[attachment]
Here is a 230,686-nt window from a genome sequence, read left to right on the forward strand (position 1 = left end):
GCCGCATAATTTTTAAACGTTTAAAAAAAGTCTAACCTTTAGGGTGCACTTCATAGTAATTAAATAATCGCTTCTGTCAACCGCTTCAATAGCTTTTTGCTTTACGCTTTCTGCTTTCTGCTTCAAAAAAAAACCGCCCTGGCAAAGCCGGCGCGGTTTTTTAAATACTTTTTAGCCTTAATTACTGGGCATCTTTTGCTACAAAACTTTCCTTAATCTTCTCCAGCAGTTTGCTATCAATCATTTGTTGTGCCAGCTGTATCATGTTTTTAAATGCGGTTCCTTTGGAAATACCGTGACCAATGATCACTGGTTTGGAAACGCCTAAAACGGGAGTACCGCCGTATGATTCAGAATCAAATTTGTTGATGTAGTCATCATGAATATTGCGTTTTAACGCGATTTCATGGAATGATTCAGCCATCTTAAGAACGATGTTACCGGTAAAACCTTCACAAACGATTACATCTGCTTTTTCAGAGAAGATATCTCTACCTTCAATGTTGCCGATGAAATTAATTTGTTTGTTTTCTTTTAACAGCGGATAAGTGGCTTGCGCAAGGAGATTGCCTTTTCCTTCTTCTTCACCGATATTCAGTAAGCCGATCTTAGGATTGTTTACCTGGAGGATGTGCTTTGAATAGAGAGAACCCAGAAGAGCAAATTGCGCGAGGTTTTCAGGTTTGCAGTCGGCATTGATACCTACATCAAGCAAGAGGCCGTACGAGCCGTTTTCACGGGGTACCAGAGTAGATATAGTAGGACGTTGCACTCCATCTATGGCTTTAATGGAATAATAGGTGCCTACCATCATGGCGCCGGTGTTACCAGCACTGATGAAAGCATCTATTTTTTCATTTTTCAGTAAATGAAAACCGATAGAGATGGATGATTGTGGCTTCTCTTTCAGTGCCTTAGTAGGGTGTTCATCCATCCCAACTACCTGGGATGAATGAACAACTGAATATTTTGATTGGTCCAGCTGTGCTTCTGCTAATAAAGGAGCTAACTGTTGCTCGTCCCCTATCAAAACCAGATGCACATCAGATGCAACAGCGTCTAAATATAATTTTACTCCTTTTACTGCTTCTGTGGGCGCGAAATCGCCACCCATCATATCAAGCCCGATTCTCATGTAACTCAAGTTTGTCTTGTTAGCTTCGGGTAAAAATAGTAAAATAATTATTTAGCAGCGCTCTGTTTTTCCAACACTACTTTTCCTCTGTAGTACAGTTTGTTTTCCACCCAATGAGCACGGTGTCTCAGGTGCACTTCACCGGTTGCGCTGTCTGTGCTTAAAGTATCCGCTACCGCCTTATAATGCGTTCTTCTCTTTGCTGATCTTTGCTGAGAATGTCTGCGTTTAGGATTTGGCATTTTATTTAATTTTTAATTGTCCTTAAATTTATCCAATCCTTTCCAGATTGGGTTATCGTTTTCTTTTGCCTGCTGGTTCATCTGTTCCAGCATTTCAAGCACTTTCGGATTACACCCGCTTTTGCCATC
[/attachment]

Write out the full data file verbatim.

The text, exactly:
Here is a 230,686-nt window from a genome sequence, read left to right on the forward strand (position 1 = left end):
GCCGCATAATTTTTAAACGTTTAAAAAAAGTCTAACCTTTAGGGTGCACTTCATAGTAATTAAATAATCGCTTCTGTCAACCGCTTCAATAGCTTTTTGCTTTACGCTTTCTGCTTTCTGCTTCAAAAAAAAACCGCCCTGGCAAAGCCGGCGCGGTTTTTTAAATACTTTTTAGCCTTAATTACTGGGCATCTTTTGCTACAAAACTTTCCTTAATCTTCTCCAGCAGTTTGCTATCAATCATTTGTTGTGCCAGCTGTATCATGTTTTTAAATGCGGTTCCTTTGGAAATACCGTGACCAATGATCACTGGTTTGGAAACGCCTAAAACGGGAGTACCGCCGTATGATTCAGAATCAAATTTGTTGATGTAGTCATCATGAATATTGCGTTTTAACGCGATTTCATGGAATGATTCAGCCATCTTAAGAACGATGTTACCGGTAAAACCTTCACAAACGATTACATCTGCTTTTTCAGAGAAGATATCTCTACCTTCAATGTTGCCGATGAAATTAATTTGTTTGTTTTCTTTTAACAGCGGATAAGTGGCTTGCGCAAGGAGATTGCCTTTTCCTTCTTCTTCACCGATATTCAGTAAGCCGATCTTAGGATTGTTTACCTGGAGGATGTGCTTTGAATAGAGAGAACCCAGAAGAGCAAATTGCGCGAGGTTTTCAGGTTTGCAGTCGGCATTGATACCTACATCAAGCAAGAGGCCGTACGAGCCGTTTTCACGGGGTACCAGAGTAGATATAGTAGGACGTTGCACTCCATCTATGGCTTTAATGGAATAATAGGTGCCTACCATCATGGCGCCGGTGTTACCAGCACTGATGAAAGCATCTATTTTTTCATTTTTCAGTAAATGAAAACCGATAGAGATGGATGATTGTGGCTTCTCTTTCAGTGCCTTAGTAGGGTGTTCATCCATCCCAACTACCTGGGATGAATGAACAACTGAATATTTTGATTGGTCCAGCTGTGCTTCTGCTAATAAAGGAGCTAACTGTTGCTCGTCCCCTATCAAAACCAGATGCACATCAGATGCAACAGCGTCTAAATATAATTTTACTCCTTTTACTGCTTCTGTGGGCGCGAAATCGCCACCCATCATATCAAGCCCGATTCTCATGTAACTCAAGTTTGTCTTGTTAGCTTCGGGTAAAAATAGTAAAATAATTATTTAGCAGCGCTCTGTTTTTCCAACACTACTTTTCCTCTGTAGTACAGTTTGTTTTCCACCCAATGAGCACGGTGTCTCAGGTGCACTTCACCGGTTGCGCTGTCTGTGCTTAAAGTATCCGCTACCGCCTTATAATGCGTTCTTCTCTTTGCTGATCTTTGCTGAGAATGTCTGCGTTTAGGATTTGGCATTTTATTTAATTTTTAATTGTCCTTAAATTTATCCAATCCTTTCCAGATTGGGTTATCGTTTTCTTTTGCCTGCTGGTTCATCTGTTCCAGCATTTCAAGCACTTTCGGATTACACCCGCTTTTGCCATC